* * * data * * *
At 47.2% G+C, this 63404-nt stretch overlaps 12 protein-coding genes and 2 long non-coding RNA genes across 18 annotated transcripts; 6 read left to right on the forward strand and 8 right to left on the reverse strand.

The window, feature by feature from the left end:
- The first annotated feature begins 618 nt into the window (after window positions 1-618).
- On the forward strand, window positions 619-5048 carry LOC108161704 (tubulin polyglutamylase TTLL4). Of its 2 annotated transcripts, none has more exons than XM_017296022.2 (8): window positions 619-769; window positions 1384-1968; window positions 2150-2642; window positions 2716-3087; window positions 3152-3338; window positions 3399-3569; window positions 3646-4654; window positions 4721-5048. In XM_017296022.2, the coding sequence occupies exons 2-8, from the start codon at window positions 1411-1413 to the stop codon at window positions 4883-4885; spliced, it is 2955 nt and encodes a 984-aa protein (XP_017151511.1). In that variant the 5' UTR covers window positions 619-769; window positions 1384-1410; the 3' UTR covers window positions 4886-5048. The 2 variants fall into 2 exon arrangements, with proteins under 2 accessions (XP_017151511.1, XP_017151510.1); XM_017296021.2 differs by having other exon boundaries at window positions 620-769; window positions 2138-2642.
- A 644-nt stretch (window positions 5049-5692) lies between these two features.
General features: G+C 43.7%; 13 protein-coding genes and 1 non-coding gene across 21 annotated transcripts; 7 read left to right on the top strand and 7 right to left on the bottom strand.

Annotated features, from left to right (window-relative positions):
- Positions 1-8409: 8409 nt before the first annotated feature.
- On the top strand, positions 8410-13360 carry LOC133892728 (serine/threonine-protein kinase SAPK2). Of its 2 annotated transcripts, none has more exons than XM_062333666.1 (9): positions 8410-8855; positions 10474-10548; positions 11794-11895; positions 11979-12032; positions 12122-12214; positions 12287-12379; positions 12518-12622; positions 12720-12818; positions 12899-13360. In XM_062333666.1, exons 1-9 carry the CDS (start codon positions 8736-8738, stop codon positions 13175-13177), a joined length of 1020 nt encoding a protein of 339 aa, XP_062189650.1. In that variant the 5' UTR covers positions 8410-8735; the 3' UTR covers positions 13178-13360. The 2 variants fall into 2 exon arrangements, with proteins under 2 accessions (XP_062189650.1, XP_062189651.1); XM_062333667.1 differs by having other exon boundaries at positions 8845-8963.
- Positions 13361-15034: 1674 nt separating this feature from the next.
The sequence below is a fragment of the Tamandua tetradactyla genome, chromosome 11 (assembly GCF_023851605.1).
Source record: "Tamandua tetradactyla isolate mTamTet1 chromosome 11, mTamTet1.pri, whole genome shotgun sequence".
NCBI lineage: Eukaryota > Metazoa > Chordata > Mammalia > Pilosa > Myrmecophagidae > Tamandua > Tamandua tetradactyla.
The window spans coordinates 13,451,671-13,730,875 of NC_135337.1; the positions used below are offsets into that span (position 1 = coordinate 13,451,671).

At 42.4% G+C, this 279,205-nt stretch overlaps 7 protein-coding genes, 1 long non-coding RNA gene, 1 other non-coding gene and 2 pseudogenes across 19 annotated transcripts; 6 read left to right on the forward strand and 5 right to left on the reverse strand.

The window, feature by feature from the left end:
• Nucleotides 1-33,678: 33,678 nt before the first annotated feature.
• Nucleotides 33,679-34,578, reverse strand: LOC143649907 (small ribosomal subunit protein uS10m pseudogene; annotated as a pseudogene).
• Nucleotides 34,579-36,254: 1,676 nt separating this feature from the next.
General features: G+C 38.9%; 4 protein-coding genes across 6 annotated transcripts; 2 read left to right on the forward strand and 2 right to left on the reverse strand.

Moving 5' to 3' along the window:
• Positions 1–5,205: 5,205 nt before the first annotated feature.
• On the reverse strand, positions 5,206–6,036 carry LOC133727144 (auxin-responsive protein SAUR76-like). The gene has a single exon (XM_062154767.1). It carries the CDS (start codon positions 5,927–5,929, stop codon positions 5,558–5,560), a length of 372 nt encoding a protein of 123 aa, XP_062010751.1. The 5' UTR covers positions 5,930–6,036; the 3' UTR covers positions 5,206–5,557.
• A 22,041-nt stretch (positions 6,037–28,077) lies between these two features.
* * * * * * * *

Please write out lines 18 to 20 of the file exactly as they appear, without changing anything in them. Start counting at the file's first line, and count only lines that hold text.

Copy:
• Nucleotides 33,679-34,578, reverse strand: LOC143649907 (small ribosomal subunit protein uS10m pseudogene; annotated as a pseudogene).
• Nucleotides 34,579-36,254: 1,676 nt separating this feature from the next.
General features: G+C 38.9%; 4 protein-coding genes across 6 annotated transcripts; 2 read left to right on the forward strand and 2 right to left on the reverse strand.